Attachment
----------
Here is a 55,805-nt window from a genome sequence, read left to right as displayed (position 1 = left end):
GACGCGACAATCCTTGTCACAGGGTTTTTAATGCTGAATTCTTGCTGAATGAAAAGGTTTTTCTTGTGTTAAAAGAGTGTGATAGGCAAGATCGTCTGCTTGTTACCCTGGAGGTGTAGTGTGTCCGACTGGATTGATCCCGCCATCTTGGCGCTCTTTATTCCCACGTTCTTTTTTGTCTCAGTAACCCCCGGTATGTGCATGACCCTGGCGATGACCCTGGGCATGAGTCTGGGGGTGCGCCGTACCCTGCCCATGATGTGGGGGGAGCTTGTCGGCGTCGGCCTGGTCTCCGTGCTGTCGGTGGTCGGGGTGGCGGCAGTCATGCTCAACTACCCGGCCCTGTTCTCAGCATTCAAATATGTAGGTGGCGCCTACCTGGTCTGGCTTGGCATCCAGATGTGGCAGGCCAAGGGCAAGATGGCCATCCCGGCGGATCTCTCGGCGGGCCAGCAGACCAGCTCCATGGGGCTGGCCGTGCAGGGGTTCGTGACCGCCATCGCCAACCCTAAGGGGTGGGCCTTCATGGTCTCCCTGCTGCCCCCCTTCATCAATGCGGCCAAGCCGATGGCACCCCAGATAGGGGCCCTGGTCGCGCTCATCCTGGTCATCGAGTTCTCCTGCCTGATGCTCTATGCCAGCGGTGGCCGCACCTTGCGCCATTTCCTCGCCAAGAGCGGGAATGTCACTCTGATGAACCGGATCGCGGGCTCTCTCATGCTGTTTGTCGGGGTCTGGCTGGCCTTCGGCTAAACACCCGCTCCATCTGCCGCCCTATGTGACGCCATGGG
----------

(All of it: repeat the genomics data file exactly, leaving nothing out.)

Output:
Here is a 55,805-nt window from a genome sequence, read left to right as displayed (position 1 = left end):
GACGCGACAATCCTTGTCACAGGGTTTTTAATGCTGAATTCTTGCTGAATGAAAAGGTTTTTCTTGTGTTAAAAGAGTGTGATAGGCAAGATCGTCTGCTTGTTACCCTGGAGGTGTAGTGTGTCCGACTGGATTGATCCCGCCATCTTGGCGCTCTTTATTCCCACGTTCTTTTTTGTCTCAGTAACCCCCGGTATGTGCATGACCCTGGCGATGACCCTGGGCATGAGTCTGGGGGTGCGCCGTACCCTGCCCATGATGTGGGGGGAGCTTGTCGGCGTCGGCCTGGTCTCCGTGCTGTCGGTGGTCGGGGTGGCGGCAGTCATGCTCAACTACCCGGCCCTGTTCTCAGCATTCAAATATGTAGGTGGCGCCTACCTGGTCTGGCTTGGCATCCAGATGTGGCAGGCCAAGGGCAAGATGGCCATCCCGGCGGATCTCTCGGCGGGCCAGCAGACCAGCTCCATGGGGCTGGCCGTGCAGGGGTTCGTGACCGCCATCGCCAACCCTAAGGGGTGGGCCTTCATGGTCTCCCTGCTGCCCCCCTTCATCAATGCGGCCAAGCCGATGGCACCCCAGATAGGGGCCCTGGTCGCGCTCATCCTGGTCATCGAGTTCTCCTGCCTGATGCTCTATGCCAGCGGTGGCCGCACCTTGCGCCATTTCCTCGCCAAGAGCGGGAATGTCACTCTGATGAACCGGATCGCGGGCTCTCTCATGCTGTTTGTCGGGGTCTGGCTGGCCTTCGGCTAAACACCCGCTCCATCTGCCGCCCTATGTGACGCCATGGG